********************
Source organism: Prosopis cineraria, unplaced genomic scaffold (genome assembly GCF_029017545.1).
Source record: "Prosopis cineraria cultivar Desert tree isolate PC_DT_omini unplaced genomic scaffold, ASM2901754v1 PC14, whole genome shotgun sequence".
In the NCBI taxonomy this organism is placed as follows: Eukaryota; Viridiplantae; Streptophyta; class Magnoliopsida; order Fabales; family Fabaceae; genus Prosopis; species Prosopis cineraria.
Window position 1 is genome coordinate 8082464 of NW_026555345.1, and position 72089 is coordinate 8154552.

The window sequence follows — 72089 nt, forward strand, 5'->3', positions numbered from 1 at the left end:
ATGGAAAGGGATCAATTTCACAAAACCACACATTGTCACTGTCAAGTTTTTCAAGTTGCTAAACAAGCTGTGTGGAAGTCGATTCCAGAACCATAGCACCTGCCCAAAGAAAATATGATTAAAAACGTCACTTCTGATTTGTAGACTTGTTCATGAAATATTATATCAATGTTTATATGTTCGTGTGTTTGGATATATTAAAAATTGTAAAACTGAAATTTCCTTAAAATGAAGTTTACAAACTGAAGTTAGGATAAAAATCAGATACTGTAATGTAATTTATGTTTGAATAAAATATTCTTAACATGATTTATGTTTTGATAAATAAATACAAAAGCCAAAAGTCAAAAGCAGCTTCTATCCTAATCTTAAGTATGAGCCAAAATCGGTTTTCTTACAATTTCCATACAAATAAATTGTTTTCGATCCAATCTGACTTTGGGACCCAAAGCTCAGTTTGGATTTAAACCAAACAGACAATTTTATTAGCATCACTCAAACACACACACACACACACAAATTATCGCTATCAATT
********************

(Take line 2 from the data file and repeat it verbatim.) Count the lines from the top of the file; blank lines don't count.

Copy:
Source record: "Prosopis cineraria cultivar Desert tree isolate PC_DT_omini unplaced genomic scaffold, ASM2901754v1 PC14, whole genome shotgun sequence".